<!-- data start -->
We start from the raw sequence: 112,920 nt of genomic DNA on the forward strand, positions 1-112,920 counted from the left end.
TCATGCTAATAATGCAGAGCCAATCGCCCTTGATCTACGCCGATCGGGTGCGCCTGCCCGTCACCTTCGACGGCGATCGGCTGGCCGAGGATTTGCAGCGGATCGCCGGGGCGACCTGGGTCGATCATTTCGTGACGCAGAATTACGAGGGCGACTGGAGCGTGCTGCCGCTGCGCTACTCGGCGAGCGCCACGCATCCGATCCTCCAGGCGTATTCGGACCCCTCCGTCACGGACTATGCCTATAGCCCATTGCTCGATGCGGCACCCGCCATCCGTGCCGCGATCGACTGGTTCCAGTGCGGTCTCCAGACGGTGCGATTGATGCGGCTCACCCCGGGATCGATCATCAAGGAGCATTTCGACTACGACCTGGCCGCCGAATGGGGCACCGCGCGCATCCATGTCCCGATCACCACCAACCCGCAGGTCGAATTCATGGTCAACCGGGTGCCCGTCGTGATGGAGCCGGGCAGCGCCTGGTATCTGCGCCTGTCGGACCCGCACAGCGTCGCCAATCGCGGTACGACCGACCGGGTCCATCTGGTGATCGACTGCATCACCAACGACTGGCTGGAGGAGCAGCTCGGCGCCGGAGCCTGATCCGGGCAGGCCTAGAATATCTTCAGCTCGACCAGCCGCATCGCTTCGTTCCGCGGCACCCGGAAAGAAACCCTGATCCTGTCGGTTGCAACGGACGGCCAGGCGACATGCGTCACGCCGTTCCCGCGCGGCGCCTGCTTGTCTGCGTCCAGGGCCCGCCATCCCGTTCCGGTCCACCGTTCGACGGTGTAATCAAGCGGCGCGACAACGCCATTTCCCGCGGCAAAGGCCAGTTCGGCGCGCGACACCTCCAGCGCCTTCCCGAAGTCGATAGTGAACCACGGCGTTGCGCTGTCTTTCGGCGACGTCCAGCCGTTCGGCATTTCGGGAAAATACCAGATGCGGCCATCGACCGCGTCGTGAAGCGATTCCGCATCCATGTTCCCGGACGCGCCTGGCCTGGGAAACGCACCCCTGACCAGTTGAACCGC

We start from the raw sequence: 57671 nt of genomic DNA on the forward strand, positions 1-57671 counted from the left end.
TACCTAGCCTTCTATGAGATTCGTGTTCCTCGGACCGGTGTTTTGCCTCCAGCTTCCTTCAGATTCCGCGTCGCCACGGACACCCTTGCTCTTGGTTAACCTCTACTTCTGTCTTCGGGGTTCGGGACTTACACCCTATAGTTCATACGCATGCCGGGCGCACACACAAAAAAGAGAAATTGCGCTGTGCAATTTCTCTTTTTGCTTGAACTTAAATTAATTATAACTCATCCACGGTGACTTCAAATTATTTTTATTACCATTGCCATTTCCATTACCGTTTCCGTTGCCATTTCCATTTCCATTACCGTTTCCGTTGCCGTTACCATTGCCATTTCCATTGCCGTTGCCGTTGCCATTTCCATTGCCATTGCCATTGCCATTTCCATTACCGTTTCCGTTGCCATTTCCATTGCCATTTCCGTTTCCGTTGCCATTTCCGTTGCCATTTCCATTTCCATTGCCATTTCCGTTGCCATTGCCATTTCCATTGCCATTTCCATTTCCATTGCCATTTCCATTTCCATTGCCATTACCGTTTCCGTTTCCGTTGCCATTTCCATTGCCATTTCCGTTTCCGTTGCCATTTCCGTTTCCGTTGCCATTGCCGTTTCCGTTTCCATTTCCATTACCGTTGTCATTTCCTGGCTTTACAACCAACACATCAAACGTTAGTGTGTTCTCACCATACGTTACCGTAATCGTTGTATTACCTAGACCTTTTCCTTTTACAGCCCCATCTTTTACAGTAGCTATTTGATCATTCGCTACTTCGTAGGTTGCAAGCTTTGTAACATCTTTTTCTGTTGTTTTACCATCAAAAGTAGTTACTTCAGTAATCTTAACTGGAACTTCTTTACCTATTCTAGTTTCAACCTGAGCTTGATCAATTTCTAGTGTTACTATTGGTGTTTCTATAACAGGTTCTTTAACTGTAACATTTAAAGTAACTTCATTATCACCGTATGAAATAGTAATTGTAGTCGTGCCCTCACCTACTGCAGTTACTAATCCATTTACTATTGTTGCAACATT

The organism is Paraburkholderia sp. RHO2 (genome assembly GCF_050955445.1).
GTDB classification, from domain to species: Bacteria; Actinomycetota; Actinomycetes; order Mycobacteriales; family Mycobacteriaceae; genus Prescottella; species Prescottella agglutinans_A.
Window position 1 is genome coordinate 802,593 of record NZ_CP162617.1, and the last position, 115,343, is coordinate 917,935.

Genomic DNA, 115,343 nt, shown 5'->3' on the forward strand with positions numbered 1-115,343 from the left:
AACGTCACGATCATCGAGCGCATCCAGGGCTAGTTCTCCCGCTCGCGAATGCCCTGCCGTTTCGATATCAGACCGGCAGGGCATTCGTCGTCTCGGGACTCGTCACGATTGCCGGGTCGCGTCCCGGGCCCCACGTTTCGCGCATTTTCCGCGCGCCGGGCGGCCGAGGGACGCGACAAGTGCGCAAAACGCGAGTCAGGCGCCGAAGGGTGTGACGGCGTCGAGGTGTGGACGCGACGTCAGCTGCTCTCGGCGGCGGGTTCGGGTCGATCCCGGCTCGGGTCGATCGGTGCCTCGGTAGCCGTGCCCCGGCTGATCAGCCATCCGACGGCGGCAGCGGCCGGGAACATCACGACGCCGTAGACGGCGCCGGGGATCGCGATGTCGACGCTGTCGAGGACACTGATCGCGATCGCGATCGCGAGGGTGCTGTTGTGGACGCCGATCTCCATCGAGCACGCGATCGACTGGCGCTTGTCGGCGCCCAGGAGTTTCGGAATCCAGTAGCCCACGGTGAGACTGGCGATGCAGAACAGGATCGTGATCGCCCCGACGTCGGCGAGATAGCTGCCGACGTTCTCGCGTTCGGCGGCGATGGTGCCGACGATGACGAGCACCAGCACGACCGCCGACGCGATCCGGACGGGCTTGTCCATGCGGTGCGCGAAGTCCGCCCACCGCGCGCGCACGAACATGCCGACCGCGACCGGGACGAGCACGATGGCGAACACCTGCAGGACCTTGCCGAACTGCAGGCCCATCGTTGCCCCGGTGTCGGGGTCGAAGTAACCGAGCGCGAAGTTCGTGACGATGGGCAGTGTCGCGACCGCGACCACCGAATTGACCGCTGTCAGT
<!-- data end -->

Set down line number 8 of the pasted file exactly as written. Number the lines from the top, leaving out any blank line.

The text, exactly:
Genomic DNA, 115,343 nt, shown 5'->3' on the forward strand with positions numbered 1-115,343 from the left: